When I was a student at Auburn, Margaret Renkl became editor of the school literary magazine, The Auburn Circle. She and her brother, Billy, a visual artist, stood out as the brightest stars among the fifteen thousand or so students we were enrolled with at Auburn. Later, I met their younger sister, Lori, another stellar Renkl, in a fiction writing class.
Currently a New York Times opinion writer, Margaret has always known how to choose the right word, how to compose the perfect phrase that could tilt the world on its axis, and how to write an essay that could render the reader breathless, both shattering the heart and offering it balm.
Margaret’s first book, Late Migrations: A Natural History of Love and Loss, was recently released from Milkweed Press. It is a collection of pieces about family and love and loss, about the natural world and about the importance of not losing our kinship with nature. Her brother’s stunning cover and interior artwork are as exquisite as the author’s words.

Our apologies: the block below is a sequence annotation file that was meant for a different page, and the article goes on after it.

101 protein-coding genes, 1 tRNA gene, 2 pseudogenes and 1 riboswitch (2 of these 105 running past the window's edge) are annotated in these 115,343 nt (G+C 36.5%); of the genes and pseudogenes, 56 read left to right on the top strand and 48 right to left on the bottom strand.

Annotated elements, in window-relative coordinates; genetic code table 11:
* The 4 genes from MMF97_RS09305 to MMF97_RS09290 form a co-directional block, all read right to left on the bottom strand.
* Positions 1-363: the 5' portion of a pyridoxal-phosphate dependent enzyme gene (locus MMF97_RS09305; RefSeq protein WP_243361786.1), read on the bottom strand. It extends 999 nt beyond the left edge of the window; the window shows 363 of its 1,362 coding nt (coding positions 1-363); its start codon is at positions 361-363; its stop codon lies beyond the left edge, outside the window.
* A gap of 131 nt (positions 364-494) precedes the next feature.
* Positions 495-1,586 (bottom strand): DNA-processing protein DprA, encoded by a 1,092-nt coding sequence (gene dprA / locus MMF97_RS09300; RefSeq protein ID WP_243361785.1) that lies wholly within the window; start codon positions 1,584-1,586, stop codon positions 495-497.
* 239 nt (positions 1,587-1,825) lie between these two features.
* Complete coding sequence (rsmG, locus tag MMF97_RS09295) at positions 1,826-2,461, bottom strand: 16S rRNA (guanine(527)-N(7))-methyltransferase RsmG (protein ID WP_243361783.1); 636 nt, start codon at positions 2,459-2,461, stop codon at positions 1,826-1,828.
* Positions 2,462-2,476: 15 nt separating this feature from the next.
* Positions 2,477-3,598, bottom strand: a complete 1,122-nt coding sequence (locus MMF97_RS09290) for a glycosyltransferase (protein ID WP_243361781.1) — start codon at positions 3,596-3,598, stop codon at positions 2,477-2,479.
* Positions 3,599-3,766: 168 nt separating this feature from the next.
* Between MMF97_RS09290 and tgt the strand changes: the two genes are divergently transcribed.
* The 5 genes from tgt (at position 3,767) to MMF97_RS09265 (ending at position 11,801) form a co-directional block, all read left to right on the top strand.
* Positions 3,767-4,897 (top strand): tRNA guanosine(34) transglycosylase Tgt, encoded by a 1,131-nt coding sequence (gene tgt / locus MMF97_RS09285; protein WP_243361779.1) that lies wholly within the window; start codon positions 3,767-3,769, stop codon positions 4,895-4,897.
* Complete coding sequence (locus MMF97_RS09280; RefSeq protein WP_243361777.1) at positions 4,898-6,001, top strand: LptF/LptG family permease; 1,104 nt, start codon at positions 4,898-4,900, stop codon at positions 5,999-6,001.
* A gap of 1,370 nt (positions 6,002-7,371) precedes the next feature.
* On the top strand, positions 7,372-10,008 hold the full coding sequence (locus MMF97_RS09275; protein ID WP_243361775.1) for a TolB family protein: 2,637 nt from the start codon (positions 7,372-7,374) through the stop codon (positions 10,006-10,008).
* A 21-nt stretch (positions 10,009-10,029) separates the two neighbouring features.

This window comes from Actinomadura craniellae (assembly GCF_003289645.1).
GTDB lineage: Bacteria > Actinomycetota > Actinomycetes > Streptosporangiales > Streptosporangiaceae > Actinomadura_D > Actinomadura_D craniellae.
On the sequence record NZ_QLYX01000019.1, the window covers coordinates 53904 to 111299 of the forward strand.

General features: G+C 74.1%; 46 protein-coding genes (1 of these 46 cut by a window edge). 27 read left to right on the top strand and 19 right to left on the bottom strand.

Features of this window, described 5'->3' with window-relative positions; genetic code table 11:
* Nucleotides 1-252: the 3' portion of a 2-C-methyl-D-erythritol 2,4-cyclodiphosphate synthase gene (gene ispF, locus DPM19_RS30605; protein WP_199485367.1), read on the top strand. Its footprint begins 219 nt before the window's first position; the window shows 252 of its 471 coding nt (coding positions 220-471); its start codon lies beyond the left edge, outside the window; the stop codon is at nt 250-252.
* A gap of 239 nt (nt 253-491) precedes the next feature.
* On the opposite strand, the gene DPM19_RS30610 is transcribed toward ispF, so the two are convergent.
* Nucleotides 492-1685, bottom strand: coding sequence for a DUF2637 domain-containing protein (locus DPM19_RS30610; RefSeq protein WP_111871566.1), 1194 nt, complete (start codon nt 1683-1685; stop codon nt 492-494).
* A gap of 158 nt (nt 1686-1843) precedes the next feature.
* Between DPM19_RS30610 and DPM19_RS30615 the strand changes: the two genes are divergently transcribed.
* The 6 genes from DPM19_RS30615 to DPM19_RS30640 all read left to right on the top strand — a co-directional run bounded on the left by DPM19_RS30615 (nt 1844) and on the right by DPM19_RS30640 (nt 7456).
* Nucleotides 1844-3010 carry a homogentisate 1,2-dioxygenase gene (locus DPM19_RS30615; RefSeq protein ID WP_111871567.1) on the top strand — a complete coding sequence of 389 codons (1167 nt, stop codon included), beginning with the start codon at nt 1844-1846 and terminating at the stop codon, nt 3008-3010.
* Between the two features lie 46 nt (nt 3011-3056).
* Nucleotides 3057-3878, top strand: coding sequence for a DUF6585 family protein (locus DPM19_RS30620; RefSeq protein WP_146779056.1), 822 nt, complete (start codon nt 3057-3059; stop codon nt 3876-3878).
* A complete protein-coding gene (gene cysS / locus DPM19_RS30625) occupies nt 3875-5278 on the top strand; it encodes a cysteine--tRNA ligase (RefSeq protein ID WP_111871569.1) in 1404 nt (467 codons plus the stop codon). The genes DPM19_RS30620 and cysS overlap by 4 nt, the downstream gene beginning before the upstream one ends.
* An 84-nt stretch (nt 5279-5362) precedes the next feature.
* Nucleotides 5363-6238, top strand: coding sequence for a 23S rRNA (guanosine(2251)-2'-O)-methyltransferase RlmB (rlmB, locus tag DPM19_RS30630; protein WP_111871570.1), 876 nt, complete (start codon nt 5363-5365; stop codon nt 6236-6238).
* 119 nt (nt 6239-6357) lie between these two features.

Late Migrations has received excellent reviews, including high praise from Reese Witherspoon, her former student. The blurbs on the back cover include comments from the likes of Lee Smith and John T. Edge. Ann Patchett predicts that Late Migrations will be an American classic, and compares it to Annie Dillard’s Pilgrim at Tinker Creek. The book also made Oprah’s July “O” List of 10 books readers won’t want to put down.
When John T. Edge describes Late Migrations as “wrenching meaning from the intimate moments that define us,” and adds that “it has arrived right on time,” he sums up the importance of this book to us as a planet in distress and as individuals facing the inevitable losses that love makes us vulnerable to.
In order to make the book last longer, I’ve been allowing myself only a few sections a day, the way I might dole out Godiva raspberry truffles. After another scare with my mother’s health this past weekend, I slept a little late this morning. Then I read “The Imperfect-Family Beatitudes” while sitting in bed with the dogs, drinking coffee. It left me transfixed. It left me in tears. The dogs wondered if they’d done something wrong until I hugged them tight and smiled as their tails began to wag. I highly recommend Margaret Renkl’s Late Migrations: A Natural History of Love and Loss.
Marian Carcache welcomes
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